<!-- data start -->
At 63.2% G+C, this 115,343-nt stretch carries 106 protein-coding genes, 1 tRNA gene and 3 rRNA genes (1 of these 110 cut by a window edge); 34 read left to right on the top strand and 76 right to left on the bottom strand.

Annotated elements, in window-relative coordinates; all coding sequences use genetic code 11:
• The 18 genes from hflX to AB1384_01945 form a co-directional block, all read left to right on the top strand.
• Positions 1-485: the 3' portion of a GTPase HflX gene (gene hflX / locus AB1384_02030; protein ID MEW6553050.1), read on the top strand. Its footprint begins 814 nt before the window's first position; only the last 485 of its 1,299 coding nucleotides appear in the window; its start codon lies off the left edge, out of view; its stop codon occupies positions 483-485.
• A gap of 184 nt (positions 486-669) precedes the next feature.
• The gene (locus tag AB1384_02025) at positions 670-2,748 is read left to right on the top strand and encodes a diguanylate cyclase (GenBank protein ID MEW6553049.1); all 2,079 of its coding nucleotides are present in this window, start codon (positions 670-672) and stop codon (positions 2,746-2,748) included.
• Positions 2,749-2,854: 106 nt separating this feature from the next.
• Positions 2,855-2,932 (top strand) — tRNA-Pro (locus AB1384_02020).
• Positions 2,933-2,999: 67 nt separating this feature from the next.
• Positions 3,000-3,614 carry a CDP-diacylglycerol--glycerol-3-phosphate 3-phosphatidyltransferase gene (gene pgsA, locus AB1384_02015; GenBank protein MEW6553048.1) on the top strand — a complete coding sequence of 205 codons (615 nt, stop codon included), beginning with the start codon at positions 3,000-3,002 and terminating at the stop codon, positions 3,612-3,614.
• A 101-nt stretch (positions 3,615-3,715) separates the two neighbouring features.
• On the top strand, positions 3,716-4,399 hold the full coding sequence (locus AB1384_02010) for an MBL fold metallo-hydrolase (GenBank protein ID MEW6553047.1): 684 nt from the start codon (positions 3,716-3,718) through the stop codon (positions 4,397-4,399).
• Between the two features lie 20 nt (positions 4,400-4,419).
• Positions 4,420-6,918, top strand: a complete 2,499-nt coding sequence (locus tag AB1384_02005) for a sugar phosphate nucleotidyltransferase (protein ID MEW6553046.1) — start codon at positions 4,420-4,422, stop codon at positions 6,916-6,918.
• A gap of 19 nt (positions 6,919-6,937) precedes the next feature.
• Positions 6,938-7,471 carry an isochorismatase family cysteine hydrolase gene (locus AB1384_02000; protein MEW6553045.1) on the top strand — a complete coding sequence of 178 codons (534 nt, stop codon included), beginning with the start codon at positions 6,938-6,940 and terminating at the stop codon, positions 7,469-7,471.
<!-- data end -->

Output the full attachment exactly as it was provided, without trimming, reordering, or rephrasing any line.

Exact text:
At 63.2% G+C, this 115,343-nt stretch carries 106 protein-coding genes, 1 tRNA gene and 3 rRNA genes (1 of these 110 cut by a window edge); 34 read left to right on the top strand and 76 right to left on the bottom strand.

Annotated elements, in window-relative coordinates; all coding sequences use genetic code 11:
• The 18 genes from hflX to AB1384_01945 form a co-directional block, all read left to right on the top strand.
• Positions 1-485: the 3' portion of a GTPase HflX gene (gene hflX / locus AB1384_02030; protein ID MEW6553050.1), read on the top strand. Its footprint begins 814 nt before the window's first position; only the last 485 of its 1,299 coding nucleotides appear in the window; its start codon lies off the left edge, out of view; its stop codon occupies positions 483-485.
• A gap of 184 nt (positions 486-669) precedes the next feature.
• The gene (locus tag AB1384_02025) at positions 670-2,748 is read left to right on the top strand and encodes a diguanylate cyclase (GenBank protein ID MEW6553049.1); all 2,079 of its coding nucleotides are present in this window, start codon (positions 670-672) and stop codon (positions 2,746-2,748) included.
• Positions 2,749-2,854: 106 nt separating this feature from the next.
• Positions 2,855-2,932 (top strand) — tRNA-Pro (locus AB1384_02020).
• Positions 2,933-2,999: 67 nt separating this feature from the next.
• Positions 3,000-3,614 carry a CDP-diacylglycerol--glycerol-3-phosphate 3-phosphatidyltransferase gene (gene pgsA, locus AB1384_02015; GenBank protein MEW6553048.1) on the top strand — a complete coding sequence of 205 codons (615 nt, stop codon included), beginning with the start codon at positions 3,000-3,002 and terminating at the stop codon, positions 3,612-3,614.
• A 101-nt stretch (positions 3,615-3,715) separates the two neighbouring features.
• On the top strand, positions 3,716-4,399 hold the full coding sequence (locus AB1384_02010) for an MBL fold metallo-hydrolase (GenBank protein ID MEW6553047.1): 684 nt from the start codon (positions 3,716-3,718) through the stop codon (positions 4,397-4,399).
• Between the two features lie 20 nt (positions 4,400-4,419).
• Positions 4,420-6,918, top strand: a complete 2,499-nt coding sequence (locus tag AB1384_02005) for a sugar phosphate nucleotidyltransferase (protein ID MEW6553046.1) — start codon at positions 4,420-4,422, stop codon at positions 6,916-6,918.
• A gap of 19 nt (positions 6,919-6,937) precedes the next feature.
• Positions 6,938-7,471 carry an isochorismatase family cysteine hydrolase gene (locus AB1384_02000; protein MEW6553045.1) on the top strand — a complete coding sequence of 178 codons (534 nt, stop codon included), beginning with the start codon at positions 6,938-6,940 and terminating at the stop codon, positions 7,469-7,471.